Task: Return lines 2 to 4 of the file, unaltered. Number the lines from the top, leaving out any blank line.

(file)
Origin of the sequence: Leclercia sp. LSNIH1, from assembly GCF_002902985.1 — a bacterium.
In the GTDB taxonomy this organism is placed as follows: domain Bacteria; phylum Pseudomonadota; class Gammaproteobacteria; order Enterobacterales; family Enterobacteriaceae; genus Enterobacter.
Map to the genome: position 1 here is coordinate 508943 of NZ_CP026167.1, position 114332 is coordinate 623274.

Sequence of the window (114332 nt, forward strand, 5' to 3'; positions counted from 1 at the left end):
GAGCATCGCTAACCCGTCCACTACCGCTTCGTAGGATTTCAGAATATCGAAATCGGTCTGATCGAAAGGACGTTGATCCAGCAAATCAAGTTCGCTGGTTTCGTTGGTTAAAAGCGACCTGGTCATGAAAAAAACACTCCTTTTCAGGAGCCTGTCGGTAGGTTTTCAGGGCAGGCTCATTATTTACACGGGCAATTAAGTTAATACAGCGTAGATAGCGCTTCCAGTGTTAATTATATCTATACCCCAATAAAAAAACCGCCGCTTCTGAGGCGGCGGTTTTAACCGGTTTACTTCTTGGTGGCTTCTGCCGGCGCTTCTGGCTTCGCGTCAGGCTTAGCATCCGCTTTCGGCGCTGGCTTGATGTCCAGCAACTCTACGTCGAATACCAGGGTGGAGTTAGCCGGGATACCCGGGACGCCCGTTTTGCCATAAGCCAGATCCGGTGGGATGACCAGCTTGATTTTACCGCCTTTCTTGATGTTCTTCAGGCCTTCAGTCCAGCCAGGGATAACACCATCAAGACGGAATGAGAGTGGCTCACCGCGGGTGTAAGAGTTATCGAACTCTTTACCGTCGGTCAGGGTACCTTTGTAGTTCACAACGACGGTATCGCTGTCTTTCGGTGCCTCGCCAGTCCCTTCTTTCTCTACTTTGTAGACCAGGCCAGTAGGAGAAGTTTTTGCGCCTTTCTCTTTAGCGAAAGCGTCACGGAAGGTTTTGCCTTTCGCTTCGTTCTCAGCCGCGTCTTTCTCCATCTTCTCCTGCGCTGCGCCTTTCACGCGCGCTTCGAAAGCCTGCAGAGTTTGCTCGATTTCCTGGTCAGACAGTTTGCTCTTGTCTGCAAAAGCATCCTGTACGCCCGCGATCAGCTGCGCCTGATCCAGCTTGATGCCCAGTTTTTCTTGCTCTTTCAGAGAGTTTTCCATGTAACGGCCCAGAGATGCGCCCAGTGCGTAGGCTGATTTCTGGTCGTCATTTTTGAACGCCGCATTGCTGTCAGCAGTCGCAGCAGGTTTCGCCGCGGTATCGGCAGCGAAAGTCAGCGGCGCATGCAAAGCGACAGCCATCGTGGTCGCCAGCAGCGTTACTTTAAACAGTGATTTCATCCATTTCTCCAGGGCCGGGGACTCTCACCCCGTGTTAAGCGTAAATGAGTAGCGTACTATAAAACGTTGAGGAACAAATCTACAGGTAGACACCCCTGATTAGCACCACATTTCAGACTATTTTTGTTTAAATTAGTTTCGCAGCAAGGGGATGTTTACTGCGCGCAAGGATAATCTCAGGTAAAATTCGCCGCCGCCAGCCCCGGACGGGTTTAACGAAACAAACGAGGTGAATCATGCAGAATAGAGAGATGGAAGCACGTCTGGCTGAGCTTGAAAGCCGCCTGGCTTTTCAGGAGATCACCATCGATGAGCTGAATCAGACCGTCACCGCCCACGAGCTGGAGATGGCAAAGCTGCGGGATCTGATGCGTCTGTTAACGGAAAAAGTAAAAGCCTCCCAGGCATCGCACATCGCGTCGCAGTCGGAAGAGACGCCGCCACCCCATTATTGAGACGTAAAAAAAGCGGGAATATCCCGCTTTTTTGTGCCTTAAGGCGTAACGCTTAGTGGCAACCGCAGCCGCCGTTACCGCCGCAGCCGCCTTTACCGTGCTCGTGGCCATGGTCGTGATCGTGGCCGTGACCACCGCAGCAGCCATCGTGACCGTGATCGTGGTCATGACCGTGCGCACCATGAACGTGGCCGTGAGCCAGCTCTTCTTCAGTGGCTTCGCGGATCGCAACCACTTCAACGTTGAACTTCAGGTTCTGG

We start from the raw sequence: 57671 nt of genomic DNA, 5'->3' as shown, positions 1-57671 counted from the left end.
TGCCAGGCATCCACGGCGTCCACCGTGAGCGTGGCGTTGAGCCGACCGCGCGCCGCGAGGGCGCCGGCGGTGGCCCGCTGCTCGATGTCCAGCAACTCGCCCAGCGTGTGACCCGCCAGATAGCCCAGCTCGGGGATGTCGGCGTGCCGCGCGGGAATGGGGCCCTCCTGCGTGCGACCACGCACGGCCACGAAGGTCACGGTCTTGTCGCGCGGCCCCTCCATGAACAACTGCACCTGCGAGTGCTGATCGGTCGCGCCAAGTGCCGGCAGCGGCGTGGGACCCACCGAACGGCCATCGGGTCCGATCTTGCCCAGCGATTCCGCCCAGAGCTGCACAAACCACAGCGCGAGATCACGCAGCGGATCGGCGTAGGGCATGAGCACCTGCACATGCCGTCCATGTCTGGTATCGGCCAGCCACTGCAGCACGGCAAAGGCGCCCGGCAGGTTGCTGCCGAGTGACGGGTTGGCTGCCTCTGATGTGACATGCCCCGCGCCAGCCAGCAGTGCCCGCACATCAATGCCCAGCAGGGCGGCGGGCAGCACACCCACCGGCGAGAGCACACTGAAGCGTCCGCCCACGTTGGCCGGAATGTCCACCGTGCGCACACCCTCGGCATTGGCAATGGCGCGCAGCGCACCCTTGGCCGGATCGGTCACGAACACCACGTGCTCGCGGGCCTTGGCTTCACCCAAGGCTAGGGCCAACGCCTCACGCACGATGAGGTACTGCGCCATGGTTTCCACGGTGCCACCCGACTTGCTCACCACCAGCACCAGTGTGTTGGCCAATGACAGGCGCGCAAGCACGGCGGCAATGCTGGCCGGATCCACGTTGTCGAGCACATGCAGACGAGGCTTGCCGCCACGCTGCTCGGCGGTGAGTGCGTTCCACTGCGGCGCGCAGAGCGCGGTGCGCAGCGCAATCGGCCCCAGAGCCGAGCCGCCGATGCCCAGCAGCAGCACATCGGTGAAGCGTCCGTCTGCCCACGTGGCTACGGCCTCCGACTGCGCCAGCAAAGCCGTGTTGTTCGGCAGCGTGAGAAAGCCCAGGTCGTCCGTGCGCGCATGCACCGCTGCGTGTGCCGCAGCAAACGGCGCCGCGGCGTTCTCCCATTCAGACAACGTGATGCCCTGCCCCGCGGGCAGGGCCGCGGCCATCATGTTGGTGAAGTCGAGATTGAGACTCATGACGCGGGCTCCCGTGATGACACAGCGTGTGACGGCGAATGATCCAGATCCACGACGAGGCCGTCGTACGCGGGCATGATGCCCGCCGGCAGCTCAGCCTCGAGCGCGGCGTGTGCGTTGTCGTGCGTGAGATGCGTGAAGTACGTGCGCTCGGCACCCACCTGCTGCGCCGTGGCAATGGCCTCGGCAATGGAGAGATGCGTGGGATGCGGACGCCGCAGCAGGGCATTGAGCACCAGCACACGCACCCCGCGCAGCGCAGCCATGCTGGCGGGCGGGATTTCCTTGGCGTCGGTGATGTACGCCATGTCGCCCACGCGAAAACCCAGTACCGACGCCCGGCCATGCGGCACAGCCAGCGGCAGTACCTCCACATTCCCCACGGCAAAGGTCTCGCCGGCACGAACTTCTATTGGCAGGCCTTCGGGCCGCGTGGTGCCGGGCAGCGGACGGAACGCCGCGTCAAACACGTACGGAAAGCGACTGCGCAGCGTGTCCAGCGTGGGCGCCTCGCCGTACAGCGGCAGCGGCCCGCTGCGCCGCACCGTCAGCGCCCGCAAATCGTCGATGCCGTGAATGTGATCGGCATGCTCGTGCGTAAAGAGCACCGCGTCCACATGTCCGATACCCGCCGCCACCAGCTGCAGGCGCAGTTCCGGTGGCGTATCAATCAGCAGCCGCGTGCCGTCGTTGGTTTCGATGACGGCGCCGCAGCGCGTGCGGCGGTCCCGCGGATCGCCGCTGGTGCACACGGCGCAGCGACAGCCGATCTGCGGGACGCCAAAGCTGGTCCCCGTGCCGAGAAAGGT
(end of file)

In the GTDB taxonomy this organism is placed as follows: domain Bacteria; phylum Pseudomonadota; class Gammaproteobacteria; order Enterobacterales; family Enterobacteriaceae; genus Enterobacter.
Map to the genome: position 1 here is coordinate 508943 of NZ_CP026167.1, position 114332 is coordinate 623274.

Sequence of the window (114332 nt, forward strand, 5' to 3'; positions counted from 1 at the left end):